Ireland’s decision to launch a medical cannabis trial is a significant breakthrough for patients and a step forward for the sector, but experts believe the legislation is overly cautious and contains significant gaps.
On 26 June, the Irish Health Minister, Simon Harris, signed a law that will permit Irish citizens to access certain medicinal cannabis products as part of the five-year pilot programme.
Under the Medical Cannabis Access Programme (MCAP), consultants can prescribe medicinal cannabis of a regimented quality to patients who have failed to respond to standard treatments for specific conditions.
These conditions include spasticity associated with multiple sclerosis, intractable nausea and vomiting associated with chemotherapy, severe refractory (treatment-resistant) epilepsy, but it does not cover chronic pain.
Since the programme has been legislated for via secondary legislation the Oireachtas Joint Committee on Health did not have the power to scrutinise or support/reject the legislation. They can only do this for primary legislation. The committee does, however, have the right to invite the Minister to appear before the committee in future, in order to scrutinise both the policy behind the MCAP and/or its implementation.
Cautious reception for Irish cannabis
Dublin Mid-West and People Before Profit campaigner Gino Kenny TD cautiously welcomed the decision as a victory for campaigners but said it did not go far enough.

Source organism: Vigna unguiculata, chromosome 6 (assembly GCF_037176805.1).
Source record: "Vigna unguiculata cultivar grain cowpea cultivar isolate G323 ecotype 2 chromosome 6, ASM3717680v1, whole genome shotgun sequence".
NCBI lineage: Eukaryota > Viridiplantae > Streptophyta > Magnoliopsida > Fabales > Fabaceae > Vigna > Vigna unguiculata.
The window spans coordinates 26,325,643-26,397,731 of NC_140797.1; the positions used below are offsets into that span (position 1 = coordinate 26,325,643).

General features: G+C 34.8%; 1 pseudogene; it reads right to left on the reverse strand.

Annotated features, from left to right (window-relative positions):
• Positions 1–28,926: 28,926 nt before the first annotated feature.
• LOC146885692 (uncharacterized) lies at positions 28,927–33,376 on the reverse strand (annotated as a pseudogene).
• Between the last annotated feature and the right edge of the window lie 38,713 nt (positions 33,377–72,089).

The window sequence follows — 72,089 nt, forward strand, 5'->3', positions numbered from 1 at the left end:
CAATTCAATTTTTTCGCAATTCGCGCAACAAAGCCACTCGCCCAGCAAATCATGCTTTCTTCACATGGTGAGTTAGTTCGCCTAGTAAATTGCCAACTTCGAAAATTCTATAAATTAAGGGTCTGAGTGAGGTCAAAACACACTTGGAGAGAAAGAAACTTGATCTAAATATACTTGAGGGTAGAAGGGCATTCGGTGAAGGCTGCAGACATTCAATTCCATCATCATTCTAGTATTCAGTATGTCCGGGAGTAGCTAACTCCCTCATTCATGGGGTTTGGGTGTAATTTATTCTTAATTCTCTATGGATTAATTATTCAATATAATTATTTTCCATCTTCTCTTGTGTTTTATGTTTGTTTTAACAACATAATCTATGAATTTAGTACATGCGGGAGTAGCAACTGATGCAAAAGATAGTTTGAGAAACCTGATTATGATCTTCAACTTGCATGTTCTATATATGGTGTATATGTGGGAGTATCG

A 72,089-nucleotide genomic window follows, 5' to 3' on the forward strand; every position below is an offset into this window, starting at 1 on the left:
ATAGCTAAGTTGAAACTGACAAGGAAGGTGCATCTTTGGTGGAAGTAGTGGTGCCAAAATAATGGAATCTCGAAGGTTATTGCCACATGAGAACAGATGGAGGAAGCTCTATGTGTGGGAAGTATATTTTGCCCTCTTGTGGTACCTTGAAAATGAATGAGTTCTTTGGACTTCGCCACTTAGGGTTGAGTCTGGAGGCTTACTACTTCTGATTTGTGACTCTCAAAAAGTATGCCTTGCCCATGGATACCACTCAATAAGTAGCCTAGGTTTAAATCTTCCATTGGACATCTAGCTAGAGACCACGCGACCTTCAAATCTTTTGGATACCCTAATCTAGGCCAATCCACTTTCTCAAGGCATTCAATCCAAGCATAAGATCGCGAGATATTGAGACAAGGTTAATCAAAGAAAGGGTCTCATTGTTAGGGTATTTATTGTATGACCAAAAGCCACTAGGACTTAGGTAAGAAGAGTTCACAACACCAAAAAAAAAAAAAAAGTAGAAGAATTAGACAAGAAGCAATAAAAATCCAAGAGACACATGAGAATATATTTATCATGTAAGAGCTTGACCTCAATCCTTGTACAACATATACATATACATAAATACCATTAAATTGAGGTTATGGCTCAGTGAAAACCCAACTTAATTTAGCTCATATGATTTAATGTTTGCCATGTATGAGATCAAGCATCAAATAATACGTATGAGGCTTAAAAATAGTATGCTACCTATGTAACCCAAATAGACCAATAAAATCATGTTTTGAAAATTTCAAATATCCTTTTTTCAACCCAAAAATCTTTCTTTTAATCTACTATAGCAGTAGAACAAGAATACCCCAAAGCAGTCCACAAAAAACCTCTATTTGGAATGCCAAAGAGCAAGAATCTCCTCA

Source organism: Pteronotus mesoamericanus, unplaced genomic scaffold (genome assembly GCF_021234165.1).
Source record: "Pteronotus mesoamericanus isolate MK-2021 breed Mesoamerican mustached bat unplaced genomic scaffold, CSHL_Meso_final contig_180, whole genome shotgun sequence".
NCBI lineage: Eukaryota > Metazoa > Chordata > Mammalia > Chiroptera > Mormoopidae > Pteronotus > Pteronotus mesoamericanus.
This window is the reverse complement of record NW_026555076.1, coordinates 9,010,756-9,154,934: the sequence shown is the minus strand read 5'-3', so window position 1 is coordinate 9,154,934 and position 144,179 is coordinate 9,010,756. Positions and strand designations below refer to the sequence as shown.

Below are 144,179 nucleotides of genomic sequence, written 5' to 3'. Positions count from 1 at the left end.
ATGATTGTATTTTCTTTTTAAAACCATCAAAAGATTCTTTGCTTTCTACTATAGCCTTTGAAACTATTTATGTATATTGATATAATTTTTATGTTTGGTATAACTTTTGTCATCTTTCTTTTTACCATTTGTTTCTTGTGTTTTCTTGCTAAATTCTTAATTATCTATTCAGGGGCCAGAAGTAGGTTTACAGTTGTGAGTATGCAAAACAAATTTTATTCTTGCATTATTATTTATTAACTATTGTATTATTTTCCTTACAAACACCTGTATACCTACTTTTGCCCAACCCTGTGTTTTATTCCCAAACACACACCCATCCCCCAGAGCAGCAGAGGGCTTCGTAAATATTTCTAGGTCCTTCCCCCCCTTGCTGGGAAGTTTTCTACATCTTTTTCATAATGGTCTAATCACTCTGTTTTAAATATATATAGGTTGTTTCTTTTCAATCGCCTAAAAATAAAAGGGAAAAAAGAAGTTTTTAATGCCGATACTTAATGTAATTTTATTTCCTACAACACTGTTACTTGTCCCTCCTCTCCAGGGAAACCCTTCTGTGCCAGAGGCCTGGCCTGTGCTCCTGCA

Deputy Kenny, who tabled the Cannabis for Medicinal Use Regulation Bill 2016 in the Dáil, noted the programme’s ‘serious limitations’ concerning the number of illnesses it includes, specifically chronic pain.
‘For the first time medicinal cannabis can be prescribed by a medical practitioner, which is hugely significant in terms of the Irish health system’s acknowledgement of the medicinal properties of cannabis,’ he said. ‘I would, however, say that the programme, as the government have laid out, is quite restrictive in that it does not include a number of conditions that could derive benefit from medicinal cannabis, most notably chronic pain.’
Kenny said he will be raising the matter with Irish officials and looking to work on improvements to the legislation.
The programme was initially announced two years ago but was delayed in the Irish parliament due to problems finding an appropriate supplier.
Irish delegations flew to Canada and Denmark as Minister Harris and his team sought quality-assured medical cannabis from countries with the highest standards of expertise.
Earlier in 2019, a supplier was eventually found in Denmark, ensuring the law could be signed. It is expected that patients will be in a position to access the scheme in the autumn.
‘The purpose of this programme is to facilitate compassionate access to cannabis for medical reasons, where conventional treatment has failed,’ said Harris. ‘Ultimately it will be the decision of the medical consultant, in consultation with their patient, to prescribe a particular treatment, including a cannabis-based treatment, for a patient under their care.’
Echoing experiences in many other European Union states, Irish citizens suffering from an array of debilitating symptoms have been forced to spend thousands of euros travelling to areas such as Canada and the Netherlands to access cannabis-based medicines.
Under the new law, commercial operators whose products meet the specified requirements can now supply products to the Irish market.
Next steps for Irish cannabis
The passing of the legislation is a positive step towards patients access but there are a number of hurdles to overcome before producers can get their product to market.